The currency is Hong Kong Dollars (HKD) and $10 roughly equates to €1.12, £1.12 or $1.26 USD. The stereotype of Hong Kong is of an expensive city to visit but that wasn’t our general experience. Unless you’re eating at high end restaurants food is not particularly expensive, especially when compared to other major cities like London, and most of the times it’s actually cheaper. However, if your tastes run on the expensive side then Hong Kong has more than enough places to empty your wallet. Drinks can be a little pricer and this can be alcoholic or caffeine based drinks. Coffee at ‘third wave’ coffee shops, the places that roast their own coffee, the places I like to visit because I am a coffee nerd, cost about $45 HKD, plus a bottle of beer in the Central neighbourhood will run you around £6 (Central is both a nightlife, restaurant and expat district so this is the more expensive neighbourhood for some things)
Talking of drinking, the legal drinking age is 18 plus there is no open-bottle law so you can drink in the street if you so wish, but be careful of traffic, there are 18,000 taxis in this city, don’t let one of them hit you, be sensible. It also wasn’t something we saw a lot of, so use your common sense and drink where you would normally.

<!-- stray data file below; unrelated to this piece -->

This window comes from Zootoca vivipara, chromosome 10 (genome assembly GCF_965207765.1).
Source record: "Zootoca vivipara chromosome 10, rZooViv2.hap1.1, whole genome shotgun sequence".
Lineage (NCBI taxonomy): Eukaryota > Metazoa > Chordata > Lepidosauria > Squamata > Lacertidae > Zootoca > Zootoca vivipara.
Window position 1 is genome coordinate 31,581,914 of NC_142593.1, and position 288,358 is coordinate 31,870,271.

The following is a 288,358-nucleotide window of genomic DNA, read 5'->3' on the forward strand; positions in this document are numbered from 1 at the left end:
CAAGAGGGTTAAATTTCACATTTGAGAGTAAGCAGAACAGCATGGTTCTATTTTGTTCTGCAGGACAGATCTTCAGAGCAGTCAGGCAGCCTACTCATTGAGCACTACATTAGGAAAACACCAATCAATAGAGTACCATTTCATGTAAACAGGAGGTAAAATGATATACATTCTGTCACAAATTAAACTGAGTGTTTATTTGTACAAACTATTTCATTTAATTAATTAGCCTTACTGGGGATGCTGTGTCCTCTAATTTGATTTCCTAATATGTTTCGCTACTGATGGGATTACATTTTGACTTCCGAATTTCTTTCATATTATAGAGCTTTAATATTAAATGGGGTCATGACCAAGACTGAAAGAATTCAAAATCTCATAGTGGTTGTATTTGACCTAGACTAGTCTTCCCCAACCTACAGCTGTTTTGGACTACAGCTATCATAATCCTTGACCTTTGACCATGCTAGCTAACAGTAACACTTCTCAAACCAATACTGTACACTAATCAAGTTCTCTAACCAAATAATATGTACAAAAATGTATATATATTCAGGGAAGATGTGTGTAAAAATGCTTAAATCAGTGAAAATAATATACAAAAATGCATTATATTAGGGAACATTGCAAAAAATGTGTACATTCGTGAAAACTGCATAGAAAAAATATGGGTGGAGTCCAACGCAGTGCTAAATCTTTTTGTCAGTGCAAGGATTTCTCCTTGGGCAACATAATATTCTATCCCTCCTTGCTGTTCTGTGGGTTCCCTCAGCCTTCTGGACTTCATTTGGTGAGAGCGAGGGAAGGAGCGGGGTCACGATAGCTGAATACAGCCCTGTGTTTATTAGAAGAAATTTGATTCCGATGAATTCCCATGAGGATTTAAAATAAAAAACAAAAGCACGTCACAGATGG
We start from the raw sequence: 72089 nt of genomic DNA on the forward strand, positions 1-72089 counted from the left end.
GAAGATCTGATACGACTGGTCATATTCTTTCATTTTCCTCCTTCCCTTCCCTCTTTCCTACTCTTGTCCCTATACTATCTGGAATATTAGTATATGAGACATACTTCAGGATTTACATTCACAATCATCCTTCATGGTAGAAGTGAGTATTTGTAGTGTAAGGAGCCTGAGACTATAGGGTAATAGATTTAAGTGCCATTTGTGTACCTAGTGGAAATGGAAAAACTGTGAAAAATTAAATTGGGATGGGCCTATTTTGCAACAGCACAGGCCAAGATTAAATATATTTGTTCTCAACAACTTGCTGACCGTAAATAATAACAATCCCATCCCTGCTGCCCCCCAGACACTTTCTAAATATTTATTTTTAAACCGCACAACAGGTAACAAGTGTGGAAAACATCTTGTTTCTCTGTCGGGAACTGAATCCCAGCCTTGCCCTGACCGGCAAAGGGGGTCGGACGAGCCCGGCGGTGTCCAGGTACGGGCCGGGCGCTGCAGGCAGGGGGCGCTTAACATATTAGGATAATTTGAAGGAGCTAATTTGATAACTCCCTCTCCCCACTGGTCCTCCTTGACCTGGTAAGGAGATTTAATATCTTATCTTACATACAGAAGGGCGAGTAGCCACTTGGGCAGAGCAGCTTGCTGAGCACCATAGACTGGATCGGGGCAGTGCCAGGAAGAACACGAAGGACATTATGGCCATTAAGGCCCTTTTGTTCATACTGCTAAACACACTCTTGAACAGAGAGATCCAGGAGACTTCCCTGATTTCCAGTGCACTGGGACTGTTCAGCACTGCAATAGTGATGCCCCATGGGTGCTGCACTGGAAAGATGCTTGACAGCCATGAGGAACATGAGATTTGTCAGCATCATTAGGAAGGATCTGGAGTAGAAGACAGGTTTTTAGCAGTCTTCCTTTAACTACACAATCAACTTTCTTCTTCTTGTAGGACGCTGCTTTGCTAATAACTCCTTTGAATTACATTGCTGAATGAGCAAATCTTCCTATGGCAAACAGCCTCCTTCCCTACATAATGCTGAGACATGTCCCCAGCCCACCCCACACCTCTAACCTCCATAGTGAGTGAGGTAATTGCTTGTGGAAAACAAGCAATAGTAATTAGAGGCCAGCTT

Hotel prices like in any city vary widely but one tip if you’re travelling on a budget is to avoid staying on Hong Kong Island, especially in Central which is a definitely a little pricier. The hotel we stayed at, East Hong Kong, was located in Quarry Bay in the east of Hong Kong Island and, for the quality, was significantly cheaper than the same style hotels in Central, it also had an amazing view over the Hong Kong Harbour, definitely worth a look..
I’ll get into this more in another post but getting around is incredibly easy with a brilliant metro system, buses, trams and thousands upon thousands of taxis (and yes, Uber operates in HK too)
When to Visit
Hong Kong gets some extreme ends of the weather spectrum and there is definitely prefereable seasons to visit depending on your likes. Summers are hot, and that should be with a capital H for both hot and humid. Leaving the happy confines of air conditioned spaces (everywhere is air conditioned in HK) is like immediately walking into a wall of heat, so be prepared and keep water with you at all times. March to May is spring and the time I would choose to visit (although saying this we visited late May and for me it was almost too hot and humid!) June to August expect it to very hot and stormy. Autumn will be on the cooler side but in winter it will be surprisingly chilly. I would happily visit in any season but I would likely avoid the height of summer simply because heat and humidity are not my jam and the rain might put a dampener on your plans.